Chainsaws are powerful tools that can be used to cut through just about anything. But when they get stuck or stall, you may not know what to do next. If your chainsaw keeps stalling then there are a few things that might be the cause of the problem.
Chainsaws are necessary tools that allow you to clear out fallen trees, branches and other debris that can be blocking your way into your home or just making it difficult to get around. However, if your chainsaw keeps stalling unexpectedly, there is usually an underlying issue and you may need to take a closer look at the equipment.
Stale gas in the tank can lead to engine failure as it causes buildup on valves and rings. Air leaks from fuel system hoses will also result in a loss of power due to an incomplete combustion process. A dirty air cleaner screen or clogged carburetor will also cause engine stalling which could require costly repairs.
The good news is these problems are easily fixable with some basic maintenance tips!
How do you fix a chainsaw that won’t stay running?
Chainsaws are a necessary tool for many people. It can be a frustrating experience to find your chainsaw won’t stay running. What causes this? Is it fixable or should you just buy a new one? It may not always be an easy answer, but with a little troubleshooting and some help from the internet, you should be able to figure out what is wrong and how to fix it.
Whether you’re a lumberjack, farmer, or homeowner who needs to cut down trees and clean up fallen branches after storms, chainsaws can help you get the job done faster. But what do you do when your saw won’t stay running?
The most common reason chainsaws won’t stay running is because of fuel problems. Gasoline-powered saws will often cut out due to low fuel or an empty tank. There are some simple steps you can take to remedy this problem and get the chainsaw working again quickly.
Why does my chainsaw die at full throttle?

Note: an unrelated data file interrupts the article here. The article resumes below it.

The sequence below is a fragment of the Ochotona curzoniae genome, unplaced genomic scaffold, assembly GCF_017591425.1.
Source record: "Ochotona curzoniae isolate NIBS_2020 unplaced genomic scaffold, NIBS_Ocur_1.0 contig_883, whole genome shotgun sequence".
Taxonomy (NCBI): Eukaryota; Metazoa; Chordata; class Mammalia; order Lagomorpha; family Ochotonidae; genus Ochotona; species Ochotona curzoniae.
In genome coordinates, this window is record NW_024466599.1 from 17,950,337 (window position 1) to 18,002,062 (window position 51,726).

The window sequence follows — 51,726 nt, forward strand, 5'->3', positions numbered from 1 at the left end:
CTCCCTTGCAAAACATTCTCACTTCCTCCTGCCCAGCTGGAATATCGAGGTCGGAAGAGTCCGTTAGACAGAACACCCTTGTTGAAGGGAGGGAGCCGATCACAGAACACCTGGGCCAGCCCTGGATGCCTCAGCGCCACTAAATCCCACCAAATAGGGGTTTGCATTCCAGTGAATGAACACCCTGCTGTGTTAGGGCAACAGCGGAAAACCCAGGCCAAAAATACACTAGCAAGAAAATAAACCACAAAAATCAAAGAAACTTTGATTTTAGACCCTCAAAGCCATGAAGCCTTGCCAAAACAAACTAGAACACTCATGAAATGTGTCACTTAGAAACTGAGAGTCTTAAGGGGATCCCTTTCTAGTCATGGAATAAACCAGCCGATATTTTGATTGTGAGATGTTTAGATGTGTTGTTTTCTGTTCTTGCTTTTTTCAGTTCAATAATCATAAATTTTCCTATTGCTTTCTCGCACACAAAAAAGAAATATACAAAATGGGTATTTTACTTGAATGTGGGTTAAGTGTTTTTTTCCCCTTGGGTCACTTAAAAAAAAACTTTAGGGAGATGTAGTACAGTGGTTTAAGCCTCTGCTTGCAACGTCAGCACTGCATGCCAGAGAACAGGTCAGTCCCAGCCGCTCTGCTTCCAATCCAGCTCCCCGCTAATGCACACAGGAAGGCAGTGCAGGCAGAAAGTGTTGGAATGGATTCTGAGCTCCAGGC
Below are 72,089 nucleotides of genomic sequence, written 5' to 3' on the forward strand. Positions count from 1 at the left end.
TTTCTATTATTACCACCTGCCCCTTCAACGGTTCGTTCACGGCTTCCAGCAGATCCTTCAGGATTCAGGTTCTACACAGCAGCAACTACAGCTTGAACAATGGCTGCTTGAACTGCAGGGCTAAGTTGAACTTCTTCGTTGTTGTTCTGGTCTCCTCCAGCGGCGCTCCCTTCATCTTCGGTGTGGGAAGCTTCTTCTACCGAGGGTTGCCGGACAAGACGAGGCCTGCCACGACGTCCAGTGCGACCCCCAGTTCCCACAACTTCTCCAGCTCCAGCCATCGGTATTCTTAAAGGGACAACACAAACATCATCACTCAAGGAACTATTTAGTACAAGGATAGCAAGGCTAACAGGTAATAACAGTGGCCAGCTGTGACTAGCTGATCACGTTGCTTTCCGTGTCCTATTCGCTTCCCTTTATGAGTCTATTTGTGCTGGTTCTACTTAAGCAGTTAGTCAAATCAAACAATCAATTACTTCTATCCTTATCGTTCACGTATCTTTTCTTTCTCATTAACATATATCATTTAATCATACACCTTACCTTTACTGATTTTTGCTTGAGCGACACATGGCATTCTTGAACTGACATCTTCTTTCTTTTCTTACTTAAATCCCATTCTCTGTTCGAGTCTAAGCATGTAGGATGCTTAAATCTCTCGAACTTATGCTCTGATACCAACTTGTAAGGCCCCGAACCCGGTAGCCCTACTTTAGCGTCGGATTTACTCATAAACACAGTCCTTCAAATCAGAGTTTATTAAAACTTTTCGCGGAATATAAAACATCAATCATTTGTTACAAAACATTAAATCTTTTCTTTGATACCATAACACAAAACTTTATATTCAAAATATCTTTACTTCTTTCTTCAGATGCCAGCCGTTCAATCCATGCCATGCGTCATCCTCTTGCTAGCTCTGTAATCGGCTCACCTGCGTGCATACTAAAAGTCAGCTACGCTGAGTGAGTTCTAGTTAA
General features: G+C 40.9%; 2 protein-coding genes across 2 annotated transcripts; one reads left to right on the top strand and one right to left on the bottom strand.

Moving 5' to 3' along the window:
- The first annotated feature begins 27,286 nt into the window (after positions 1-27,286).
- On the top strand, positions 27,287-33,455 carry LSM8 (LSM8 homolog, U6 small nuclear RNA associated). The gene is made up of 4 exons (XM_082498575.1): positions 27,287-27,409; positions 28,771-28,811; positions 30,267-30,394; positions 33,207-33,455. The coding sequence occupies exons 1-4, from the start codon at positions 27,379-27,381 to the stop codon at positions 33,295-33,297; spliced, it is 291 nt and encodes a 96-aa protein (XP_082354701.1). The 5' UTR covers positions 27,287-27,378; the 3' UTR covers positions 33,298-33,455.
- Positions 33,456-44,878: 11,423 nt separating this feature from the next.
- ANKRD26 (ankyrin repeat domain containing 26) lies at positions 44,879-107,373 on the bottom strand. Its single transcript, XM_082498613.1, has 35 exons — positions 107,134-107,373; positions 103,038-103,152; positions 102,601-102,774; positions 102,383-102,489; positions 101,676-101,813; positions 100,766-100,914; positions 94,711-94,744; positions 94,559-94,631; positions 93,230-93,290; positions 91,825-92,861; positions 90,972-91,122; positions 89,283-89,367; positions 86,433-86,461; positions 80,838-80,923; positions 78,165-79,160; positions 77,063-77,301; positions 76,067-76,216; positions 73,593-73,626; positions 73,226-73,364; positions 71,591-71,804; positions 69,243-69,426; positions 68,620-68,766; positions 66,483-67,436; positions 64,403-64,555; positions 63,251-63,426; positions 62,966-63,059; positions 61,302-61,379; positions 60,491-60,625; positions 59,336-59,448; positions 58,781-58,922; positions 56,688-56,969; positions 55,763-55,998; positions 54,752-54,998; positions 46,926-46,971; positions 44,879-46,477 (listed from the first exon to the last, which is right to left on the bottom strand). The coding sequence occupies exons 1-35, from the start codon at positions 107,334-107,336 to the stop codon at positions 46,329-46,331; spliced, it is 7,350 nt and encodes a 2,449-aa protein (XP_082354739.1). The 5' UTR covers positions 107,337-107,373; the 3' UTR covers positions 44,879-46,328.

When your chainsaw engine dies at full throttle, for expert help with identifying the right part to stop this from happening again refer to the user manual. A general repair guide for other models of saws can usually be found in the manual or online.
Here are 4 quick pointers to identify where any potential issues might lie:
- The carburetor system (bad gas),
- Fuel lines or filter (dirty gas line or clogged fuel filter),
- Air intake valve (dirty/clogged),
- Muffler (wet from overuse)
Your carburetor plays a crucial role in the function of your chainsaw. When it becomes clogged, you may need to have someone rebuild or replace it for you before using it again.
The carburetor is the part of your chainsaw that mixes fuel and air in the correct ratio so combustion can occur. When it becomes clogged, due to old gas sitting inside over time or other reasons like corrosion, this task will not be done effectively which when you run on full throttle may result in damage.
Cleaning and rebuilding the carburetor instead of replacing it might fix things at first but if internal components are damaged then replacing it may be necessary.
Fuel lines or filter
When it comes to protecting your chainsaw, you should know that there are two main purposes for the air filter and fuel filter.
The first is preventing dirt from reaching the engine’s intake valves or being inhaled by users; this can help prevent damage due to gritty debris entering delicate parts of a machine.
Similarly, an improperly filtered gasoline stream could be damaging if not filtered out before getting into contact with sensitive components like injectors. These would create a clog which might result in bad performance at idle but more importantly will eventually cause the permanent failure of those important pieces during full-throttle operation. This is also one of the reasons why many people recommend using top-quality filters.
Air intake valve
Air filters in chainsaws are incredibly important for protecting the engine from dirt and debris. You need to clean them often, otherwise, you risk a clog that will keep your chainsaw from operating at top efficiency.
If it becomes clogged, you will not get enough power to operate at full throttle. Fortunately, replacing your dirty old air filter with a new one is an easy job – all that needs doing is locating the carburetor on top of which it resides and removing the clog by gently blowing into or shaking out its contents.
Carbon buildup is a major issue with chainsaws. The exhaust port, muffler or spark arrestor can become clogged and the engine will die out when gasses cannot exit in the form of an exhaust stream.
When this happens you will notice that your chainsaw will stall quickly after its original speed slows down from full throttle.
Clogged exhaust ports and mufflers can cause your chainsaw to die. Make sure that you know the difference between a clog in one of these parts or engine, by checking for visible carbon buildup on any part before replacing it.
Tuning Your Chainsaw
A tune-up procedure is a must for your chainsaw to stay running well. Cleaning the filters and adjusting the carburetor, as part of this process, is necessary to keep it going smoothly with less maintenance down the line.
A tune-up should also include inspection of spark plugs and replacing them if needed.